If you’re in the trucking industry, know someone who is, or just enjoy learning new facts.
We have you covered. Impress your non-trucking friends with all you know about your industry, or if your spouse is a trucker surprise them by teaching them something new. Whatever your motive is there is a truck industry fun fact that you can use.
The world’s longest semi truck is the Red Giant.
The Red Giant is 93 feet and has been traveling the roadways for almost 40 years.
Semi trucks need about 40% more time than cars need, to stop.
Rear end collisions and under ride incidents are usually the result of truckers not having enough time to stop.
The fastest industry truck is the Iron Knight by Volvo.
The Iron Knight has set records with its 500 meters run in 13.710 seconds.
Around 70% of all goods in the U.S. are delivered by semi trucks.
The largest commodities transported are agricultural and building materials.
The United States has nearly 3.5 million truck drivers.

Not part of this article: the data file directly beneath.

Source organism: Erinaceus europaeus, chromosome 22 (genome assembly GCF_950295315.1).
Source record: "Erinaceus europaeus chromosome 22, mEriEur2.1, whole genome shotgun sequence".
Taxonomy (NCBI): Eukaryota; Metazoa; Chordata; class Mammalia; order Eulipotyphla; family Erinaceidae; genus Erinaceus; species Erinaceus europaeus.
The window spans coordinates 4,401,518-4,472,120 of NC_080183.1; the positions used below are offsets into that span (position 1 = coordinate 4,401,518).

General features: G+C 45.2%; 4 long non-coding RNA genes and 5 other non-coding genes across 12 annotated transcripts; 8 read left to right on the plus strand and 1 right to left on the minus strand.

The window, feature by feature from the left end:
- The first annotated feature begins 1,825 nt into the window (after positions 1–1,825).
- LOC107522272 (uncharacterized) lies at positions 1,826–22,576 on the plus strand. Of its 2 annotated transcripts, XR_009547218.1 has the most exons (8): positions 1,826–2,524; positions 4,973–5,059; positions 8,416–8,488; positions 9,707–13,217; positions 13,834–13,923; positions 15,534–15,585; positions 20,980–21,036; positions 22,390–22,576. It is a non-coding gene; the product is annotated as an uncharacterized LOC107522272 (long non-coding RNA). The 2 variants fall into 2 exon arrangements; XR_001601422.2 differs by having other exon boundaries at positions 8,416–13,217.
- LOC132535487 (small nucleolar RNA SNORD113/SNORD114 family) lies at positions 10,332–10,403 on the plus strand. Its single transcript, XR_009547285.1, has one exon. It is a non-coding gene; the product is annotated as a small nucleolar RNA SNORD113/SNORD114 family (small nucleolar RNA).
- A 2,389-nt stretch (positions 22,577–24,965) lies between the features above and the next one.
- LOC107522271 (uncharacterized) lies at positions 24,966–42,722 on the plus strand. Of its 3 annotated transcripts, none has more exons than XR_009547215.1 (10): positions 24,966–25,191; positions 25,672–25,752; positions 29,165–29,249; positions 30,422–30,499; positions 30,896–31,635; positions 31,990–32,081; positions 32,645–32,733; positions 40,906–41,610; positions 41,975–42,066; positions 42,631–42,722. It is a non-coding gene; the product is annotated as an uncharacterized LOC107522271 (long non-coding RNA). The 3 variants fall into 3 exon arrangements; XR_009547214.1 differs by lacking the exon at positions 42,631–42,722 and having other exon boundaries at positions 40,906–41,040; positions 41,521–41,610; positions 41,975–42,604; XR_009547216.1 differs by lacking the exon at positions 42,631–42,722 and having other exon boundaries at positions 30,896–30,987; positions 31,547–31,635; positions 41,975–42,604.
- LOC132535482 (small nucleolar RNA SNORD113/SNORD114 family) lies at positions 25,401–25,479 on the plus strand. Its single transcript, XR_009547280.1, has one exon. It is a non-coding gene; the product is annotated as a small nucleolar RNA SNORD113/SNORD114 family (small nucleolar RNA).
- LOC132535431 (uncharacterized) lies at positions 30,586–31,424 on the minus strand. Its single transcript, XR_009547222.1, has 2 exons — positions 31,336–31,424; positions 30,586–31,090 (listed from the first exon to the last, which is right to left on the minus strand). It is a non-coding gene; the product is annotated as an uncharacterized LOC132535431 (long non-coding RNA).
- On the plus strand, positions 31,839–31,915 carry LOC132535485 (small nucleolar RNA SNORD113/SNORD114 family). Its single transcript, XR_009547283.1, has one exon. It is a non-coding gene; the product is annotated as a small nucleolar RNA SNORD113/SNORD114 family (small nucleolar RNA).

Professional truck driving is a popular profession, despite its requirements of tailoring the lives of those professionals completely.
Professional truck drivers across America drive more than 400 billion miles per year.
According to American Trucking Associations (ATA), it is estimated that the trucking industry hauls more than 10 billion tons of freight annually.
The engines of semi-trucks are typically 6 times larger than car engines.
Truck engines are also designed to go 1,000,000 miles.
There is an average of 500,000 truck accidents every year.
Sixty-eight percent of all fatal truck accidents happened not in cities, but in rural regions.
Commercial trucks consume annually about 50 billion gallons of diesel fuel and gasoline.
With commercial trucks they typically all have diesel engines and they can reach 40% efficiency or more, making it much easier to move and not exude more fuel.
There are about 15.5 million commercial trucks in the U.S.
If they all lined up bumper to bumper, they would reach right to the moon. Of those operating semi trucks 1/3 of them are registered in California, Florida, and Texas.